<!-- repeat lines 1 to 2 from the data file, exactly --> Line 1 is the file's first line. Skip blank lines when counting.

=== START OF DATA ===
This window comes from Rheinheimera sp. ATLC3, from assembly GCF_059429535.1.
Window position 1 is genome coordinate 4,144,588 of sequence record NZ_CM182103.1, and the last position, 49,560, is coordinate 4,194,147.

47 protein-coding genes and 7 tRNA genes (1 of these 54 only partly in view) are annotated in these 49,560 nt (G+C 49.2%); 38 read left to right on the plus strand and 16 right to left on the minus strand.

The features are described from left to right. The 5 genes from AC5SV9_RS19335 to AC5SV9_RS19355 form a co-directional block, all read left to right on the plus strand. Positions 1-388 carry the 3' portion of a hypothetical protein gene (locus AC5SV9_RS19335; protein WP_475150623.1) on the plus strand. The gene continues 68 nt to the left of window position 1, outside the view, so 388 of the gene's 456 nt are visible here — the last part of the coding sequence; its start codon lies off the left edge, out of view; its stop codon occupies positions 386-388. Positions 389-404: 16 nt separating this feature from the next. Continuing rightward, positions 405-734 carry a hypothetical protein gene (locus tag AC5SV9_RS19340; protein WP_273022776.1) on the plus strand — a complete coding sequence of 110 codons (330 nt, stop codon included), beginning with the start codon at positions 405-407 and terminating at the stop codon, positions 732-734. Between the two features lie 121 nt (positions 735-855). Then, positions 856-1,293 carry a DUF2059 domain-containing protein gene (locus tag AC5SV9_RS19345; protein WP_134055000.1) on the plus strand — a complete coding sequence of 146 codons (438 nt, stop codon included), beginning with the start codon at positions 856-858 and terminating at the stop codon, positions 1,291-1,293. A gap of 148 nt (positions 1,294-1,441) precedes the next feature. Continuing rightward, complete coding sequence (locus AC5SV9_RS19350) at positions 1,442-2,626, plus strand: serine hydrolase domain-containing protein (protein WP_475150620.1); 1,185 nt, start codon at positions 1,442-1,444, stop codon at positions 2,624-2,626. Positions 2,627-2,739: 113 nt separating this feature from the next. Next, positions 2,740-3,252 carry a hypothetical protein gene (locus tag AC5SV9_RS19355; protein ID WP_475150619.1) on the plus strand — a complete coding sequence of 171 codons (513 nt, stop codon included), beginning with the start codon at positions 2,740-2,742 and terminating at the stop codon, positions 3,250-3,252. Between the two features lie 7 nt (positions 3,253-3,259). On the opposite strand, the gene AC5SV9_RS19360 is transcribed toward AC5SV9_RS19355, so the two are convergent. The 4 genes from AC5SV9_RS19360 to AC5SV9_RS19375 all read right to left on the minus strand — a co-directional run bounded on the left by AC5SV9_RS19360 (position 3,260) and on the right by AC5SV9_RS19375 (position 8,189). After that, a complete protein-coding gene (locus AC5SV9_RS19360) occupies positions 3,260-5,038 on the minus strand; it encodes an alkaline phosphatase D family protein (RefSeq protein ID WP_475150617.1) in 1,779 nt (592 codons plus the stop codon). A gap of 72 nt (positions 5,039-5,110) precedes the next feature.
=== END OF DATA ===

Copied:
This window comes from Rheinheimera sp. ATLC3, from assembly GCF_059429535.1.
Window position 1 is genome coordinate 4,144,588 of sequence record NZ_CM182103.1, and the last position, 49,560, is coordinate 4,194,147.